Aberdare National Park

Plentiful elephant and the attraction of night-time game viewing from The Ark and Treetops Lodge make the Aberdares a regular stopover on the northern tourist circuit. Yet the same abundant wildlife that is a major tourist attraction is often a menace to local farmers. The need to maintain a delicate balance in the Aberdares, plus a conservation issue of vital importance, have driven park management and community relations during the last year. The coniferous rain forest of the Aberdares is a strategic rainfall catchment area. It supplies the water requirements of the local area, an intensively farmed region, as well as those of metropolitan Nairobi. If the rain forest goes, the water will go-and the forest is already threatened by tree felling, accidental fires and encroachment by farmers, especially those whose irrigation systems draw on the reserve’s rivers.

Even though it faces various threats, the northern forest area, with generally better weather than the surrounding area, is underutilized in some ways. Studies undertaken in 1994-95 identified a suitable area for rhino sanctuary. Black rhino translocated from the densely populated Solio Ranch sanctuary will form the nucleus of the forest sanctuary, complementing the sixty rhino already living in the Aberdare Rhino Sanctuary.

A special research project as its focus the growing incidence of accidental fire in the forested areas, mostly caused by honey gatherers smoking their beehives. Together with the Community Wildlife Service officer, the research team developed a community-education programme on the hazards of fire and introduced the beekeepers to safer practises.

To address community and conservation issues, KWS rehabilitated four dams for local villages to safeguard their water supply and maintain it outside the park. KWS also improved access roads to villages in Gakanga, Mgundu, Bellevue and Gatarakwa. In a cost-sharing project, KWS excavated and transported materials and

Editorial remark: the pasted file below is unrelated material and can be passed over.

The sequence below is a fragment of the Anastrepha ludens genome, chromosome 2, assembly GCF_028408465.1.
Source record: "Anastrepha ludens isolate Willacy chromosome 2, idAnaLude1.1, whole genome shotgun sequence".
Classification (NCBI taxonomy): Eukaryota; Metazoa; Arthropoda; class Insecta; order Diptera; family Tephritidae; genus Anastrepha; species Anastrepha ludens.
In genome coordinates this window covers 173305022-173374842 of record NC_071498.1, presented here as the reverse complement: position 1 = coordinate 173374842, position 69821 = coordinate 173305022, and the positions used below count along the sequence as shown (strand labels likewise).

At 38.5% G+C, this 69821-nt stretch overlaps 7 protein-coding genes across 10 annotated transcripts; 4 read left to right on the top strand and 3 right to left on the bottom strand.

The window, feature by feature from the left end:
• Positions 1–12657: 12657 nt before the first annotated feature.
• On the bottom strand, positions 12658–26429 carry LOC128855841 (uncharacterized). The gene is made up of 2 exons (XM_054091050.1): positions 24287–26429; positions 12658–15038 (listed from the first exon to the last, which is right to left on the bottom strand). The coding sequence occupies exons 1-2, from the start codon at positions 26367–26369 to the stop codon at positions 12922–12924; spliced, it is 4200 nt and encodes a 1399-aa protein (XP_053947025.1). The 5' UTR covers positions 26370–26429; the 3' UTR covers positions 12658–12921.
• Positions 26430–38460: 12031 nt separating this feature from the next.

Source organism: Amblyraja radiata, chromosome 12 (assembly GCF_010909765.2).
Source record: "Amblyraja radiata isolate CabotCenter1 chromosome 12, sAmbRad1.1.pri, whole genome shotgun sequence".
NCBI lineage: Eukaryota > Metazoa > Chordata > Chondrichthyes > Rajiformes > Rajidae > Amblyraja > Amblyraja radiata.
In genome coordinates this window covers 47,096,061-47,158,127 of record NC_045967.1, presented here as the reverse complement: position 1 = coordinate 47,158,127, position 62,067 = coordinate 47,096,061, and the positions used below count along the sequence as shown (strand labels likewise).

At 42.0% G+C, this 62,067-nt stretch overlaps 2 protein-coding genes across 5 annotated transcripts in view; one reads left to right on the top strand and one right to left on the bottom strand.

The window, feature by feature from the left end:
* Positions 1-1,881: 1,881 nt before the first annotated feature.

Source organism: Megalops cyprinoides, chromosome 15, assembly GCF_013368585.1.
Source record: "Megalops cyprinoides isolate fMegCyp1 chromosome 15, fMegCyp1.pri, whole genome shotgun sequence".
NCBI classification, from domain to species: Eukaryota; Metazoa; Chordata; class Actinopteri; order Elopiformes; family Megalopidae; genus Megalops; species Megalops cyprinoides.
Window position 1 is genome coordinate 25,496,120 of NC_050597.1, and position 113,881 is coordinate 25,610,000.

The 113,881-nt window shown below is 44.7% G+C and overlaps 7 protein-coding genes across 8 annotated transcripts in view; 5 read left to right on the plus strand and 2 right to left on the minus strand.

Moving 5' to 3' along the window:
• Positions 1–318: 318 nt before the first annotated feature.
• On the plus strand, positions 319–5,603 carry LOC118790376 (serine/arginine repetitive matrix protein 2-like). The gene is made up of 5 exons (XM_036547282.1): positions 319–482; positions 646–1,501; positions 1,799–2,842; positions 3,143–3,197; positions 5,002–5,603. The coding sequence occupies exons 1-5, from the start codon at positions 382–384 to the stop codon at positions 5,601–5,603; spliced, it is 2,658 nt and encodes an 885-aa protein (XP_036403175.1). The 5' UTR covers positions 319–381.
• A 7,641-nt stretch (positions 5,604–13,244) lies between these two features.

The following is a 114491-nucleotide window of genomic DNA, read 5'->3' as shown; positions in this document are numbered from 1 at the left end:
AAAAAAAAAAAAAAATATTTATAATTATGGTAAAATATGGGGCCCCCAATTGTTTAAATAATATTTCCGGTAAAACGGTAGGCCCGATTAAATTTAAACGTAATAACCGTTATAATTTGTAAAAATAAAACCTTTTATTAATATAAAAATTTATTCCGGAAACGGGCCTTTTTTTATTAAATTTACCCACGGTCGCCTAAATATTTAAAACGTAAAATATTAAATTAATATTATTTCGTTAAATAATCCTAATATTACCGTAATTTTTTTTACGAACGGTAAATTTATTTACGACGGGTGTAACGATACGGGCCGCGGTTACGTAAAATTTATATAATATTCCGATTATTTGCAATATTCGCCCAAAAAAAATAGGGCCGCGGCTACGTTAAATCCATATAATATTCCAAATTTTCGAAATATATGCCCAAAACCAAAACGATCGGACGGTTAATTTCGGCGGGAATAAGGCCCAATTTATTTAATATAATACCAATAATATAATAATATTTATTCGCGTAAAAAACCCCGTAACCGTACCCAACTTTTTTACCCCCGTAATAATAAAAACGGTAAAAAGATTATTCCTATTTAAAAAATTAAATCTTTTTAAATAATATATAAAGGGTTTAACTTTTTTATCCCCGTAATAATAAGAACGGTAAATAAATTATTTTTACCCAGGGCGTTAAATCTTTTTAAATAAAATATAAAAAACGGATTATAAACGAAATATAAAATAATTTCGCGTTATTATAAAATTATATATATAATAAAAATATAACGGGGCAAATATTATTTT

the local communities provided the labour needed to construct a pipeline to feed storage tanks outside the park. Villagers will now benefit from an irrigation system that utilizes the natural pressure of water flowing from rivers inside the park.

Research to define and guide future wildlife management and park development in the Aberdares was another major project of 1994-95. KWS collected ecological survey data on vegetation species, trends, densities and frequencies. Once the fence around the rain forest has been completed, the effects of large herbivores such as elephant, rhino and buffalo on the grassland biomass of the central moorland and lower salient areas will be studied. In addition, a herbarium set op at park headquarters will have the task of preserving and identifying all vegetation species within the park and reserve.

To increase ans spread tourist numbers, KWS is encouraging visitors to view the breathtaking scenery on the Aberdares moorland, home to rare flower species and Kenya’s most spectacular waterfalls. The emphasis is on ecofriendly activities such as camping, walking and fishing the park’s trout-filled rivers.

Access to the moorland from the salient has been secured with construction of a 55-km link road. In addition, all 400 km of the park and forest reserve’s roads have been improved for better communication and comfort.

Rhino Ark Fencing Project

The Rhino Ark, a charitable trust set up to establish the Aberdare Rhino Sanctuary, is in part responsible for the
thriving population of sixty black rhino that inhabits the park today. The trust is known for its well-publicized
fundraising events, particularly the annual Rhino Charge, an off-road car endurance event. In 1995, the Rhino Ark raised Kshs 9 million (US$ 163,000) for use on conservation projects. The Rhino Ark has contributed money to build a 370-km electric fence of KWS design around the Aberdare’s threatened rain forest. The fence will serve the dual purpose of protecting wildlife, especially rhino, and preventing crop raiding in the many firms bordering the park and forest reserve. About one-fifth of the fence has been completed so far.